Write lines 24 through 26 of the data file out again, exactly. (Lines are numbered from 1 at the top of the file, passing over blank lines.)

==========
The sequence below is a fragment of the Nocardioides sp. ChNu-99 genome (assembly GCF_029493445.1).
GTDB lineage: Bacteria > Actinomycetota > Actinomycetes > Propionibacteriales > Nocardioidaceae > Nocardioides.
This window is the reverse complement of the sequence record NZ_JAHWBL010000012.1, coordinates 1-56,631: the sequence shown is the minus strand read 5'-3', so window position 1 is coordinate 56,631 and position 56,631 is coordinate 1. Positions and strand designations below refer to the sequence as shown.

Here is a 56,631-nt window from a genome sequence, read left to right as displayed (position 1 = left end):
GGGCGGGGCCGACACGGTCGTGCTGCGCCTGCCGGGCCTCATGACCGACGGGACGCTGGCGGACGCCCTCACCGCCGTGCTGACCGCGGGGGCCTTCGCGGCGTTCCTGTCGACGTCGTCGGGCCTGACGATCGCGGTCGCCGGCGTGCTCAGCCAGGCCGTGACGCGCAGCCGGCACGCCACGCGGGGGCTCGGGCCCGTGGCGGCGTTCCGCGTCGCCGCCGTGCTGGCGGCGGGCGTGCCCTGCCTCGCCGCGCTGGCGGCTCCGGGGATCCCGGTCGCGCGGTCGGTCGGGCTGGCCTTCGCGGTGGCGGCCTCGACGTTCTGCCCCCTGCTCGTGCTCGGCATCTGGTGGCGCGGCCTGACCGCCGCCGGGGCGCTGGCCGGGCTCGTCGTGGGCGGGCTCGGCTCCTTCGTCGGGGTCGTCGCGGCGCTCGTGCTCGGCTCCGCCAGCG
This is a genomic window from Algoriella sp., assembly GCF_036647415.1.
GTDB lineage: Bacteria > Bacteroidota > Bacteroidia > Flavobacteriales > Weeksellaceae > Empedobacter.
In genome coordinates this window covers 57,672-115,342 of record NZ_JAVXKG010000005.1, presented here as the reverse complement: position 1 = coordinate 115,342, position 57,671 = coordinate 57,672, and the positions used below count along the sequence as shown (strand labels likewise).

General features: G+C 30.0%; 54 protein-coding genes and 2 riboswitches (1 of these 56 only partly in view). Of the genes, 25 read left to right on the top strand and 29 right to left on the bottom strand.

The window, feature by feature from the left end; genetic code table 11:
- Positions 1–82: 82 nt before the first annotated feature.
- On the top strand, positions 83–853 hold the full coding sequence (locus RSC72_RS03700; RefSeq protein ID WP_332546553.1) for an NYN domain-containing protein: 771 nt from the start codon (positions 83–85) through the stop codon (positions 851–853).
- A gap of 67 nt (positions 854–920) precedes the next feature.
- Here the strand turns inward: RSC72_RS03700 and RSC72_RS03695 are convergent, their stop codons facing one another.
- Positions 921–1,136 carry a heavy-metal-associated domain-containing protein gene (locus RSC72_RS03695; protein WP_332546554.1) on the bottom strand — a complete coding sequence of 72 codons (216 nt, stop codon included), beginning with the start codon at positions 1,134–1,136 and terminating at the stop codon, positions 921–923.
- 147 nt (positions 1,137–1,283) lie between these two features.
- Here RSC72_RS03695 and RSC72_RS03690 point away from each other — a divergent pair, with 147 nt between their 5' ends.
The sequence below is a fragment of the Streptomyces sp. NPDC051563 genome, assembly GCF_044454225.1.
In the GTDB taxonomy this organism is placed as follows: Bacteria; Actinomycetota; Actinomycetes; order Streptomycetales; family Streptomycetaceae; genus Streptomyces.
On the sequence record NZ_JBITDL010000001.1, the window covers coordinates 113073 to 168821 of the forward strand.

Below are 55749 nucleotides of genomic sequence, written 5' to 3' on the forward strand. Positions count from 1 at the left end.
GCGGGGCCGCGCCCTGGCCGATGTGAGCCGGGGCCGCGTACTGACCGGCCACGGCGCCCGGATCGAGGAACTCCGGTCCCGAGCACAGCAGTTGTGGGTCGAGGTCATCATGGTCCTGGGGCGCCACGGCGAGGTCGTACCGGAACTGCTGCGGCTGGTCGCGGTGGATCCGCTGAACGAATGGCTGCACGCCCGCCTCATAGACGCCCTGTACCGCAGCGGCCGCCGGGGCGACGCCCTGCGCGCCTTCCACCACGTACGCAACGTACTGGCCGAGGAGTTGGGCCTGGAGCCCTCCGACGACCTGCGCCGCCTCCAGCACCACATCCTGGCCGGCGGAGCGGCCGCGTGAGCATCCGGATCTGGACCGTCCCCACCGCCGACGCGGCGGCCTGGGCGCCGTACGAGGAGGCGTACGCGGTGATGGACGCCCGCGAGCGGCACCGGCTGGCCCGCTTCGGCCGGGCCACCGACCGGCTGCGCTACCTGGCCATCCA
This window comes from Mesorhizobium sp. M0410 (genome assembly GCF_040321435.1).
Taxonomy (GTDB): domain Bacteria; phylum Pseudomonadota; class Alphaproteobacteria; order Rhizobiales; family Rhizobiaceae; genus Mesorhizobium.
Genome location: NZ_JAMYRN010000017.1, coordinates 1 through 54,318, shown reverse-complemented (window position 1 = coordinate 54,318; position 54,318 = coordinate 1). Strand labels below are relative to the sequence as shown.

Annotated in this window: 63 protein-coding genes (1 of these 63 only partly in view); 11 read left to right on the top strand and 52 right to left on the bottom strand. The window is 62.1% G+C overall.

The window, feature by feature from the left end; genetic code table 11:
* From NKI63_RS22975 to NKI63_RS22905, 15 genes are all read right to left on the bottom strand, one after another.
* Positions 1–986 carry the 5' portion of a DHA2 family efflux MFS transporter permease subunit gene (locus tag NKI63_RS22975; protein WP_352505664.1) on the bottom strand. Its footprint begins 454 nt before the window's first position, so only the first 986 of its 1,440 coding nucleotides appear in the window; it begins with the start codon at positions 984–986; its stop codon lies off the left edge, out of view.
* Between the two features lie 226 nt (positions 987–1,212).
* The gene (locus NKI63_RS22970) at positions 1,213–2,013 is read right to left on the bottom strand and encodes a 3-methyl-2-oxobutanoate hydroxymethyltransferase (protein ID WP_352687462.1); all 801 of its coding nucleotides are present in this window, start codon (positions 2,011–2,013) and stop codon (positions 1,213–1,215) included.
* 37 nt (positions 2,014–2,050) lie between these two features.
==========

Taxonomy (GTDB): domain Bacteria; phylum Pseudomonadota; class Alphaproteobacteria; order Rhizobiales; family Rhizobiaceae; genus Mesorhizobium.
Genome location: NZ_JAMYRN010000017.1, coordinates 1 through 54,318, shown reverse-complemented (window position 1 = coordinate 54,318; position 54,318 = coordinate 1). Strand labels below are relative to the sequence as shown.

Annotated in this window: 63 protein-coding genes (1 of these 63 only partly in view); 11 read left to right on the top strand and 52 right to left on the bottom strand. The window is 62.1% G+C overall.